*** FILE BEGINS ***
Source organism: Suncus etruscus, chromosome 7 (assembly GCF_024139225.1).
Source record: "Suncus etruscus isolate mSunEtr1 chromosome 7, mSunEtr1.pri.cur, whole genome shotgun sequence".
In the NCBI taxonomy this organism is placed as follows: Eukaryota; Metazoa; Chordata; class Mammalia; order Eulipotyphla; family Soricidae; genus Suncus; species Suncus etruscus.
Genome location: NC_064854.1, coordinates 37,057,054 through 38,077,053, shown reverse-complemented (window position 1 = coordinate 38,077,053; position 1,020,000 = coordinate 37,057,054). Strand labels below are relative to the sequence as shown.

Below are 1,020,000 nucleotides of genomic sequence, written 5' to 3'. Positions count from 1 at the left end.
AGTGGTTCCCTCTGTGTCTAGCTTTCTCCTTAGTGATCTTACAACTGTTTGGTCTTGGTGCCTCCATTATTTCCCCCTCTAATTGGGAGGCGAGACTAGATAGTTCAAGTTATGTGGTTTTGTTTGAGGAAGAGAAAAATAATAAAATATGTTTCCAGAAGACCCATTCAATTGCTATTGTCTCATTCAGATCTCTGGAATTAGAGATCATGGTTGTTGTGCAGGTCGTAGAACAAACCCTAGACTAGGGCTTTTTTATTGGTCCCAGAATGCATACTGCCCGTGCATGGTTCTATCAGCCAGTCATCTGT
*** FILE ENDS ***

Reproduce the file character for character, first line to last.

Source organism: Suncus etruscus, chromosome 7 (assembly GCF_024139225.1).
Source record: "Suncus etruscus isolate mSunEtr1 chromosome 7, mSunEtr1.pri.cur, whole genome shotgun sequence".
In the NCBI taxonomy this organism is placed as follows: Eukaryota; Metazoa; Chordata; class Mammalia; order Eulipotyphla; family Soricidae; genus Suncus; species Suncus etruscus.
Genome location: NC_064854.1, coordinates 37,057,054 through 38,077,053, shown reverse-complemented (window position 1 = coordinate 38,077,053; position 1,020,000 = coordinate 37,057,054). Strand labels below are relative to the sequence as shown.

Below are 1,020,000 nucleotides of genomic sequence, written 5' to 3'. Positions count from 1 at the left end.
AGTGGTTCCCTCTGTGTCTAGCTTTCTCCTTAGTGATCTTACAACTGTTTGGTCTTGGTGCCTCCATTATTTCCCCCTCTAATTGGGAGGCGAGACTAGATAGTTCAAGTTATGTGGTTTTGTTTGAGGAAGAGAAAAATAATAAAATATGTTTCCAGAAGACCCATTCAATTGCTATTGTCTCATTCAGATCTCTGGAATTAGAGATCATGGTTGTTGTGCAGGTCGTAGAACAAACCCTAGACTAGGGCTTTTTTATTGGTCCCAGAATGCATACTGCCCGTGCATGGTTCTATCAGCCAGTCATCTGT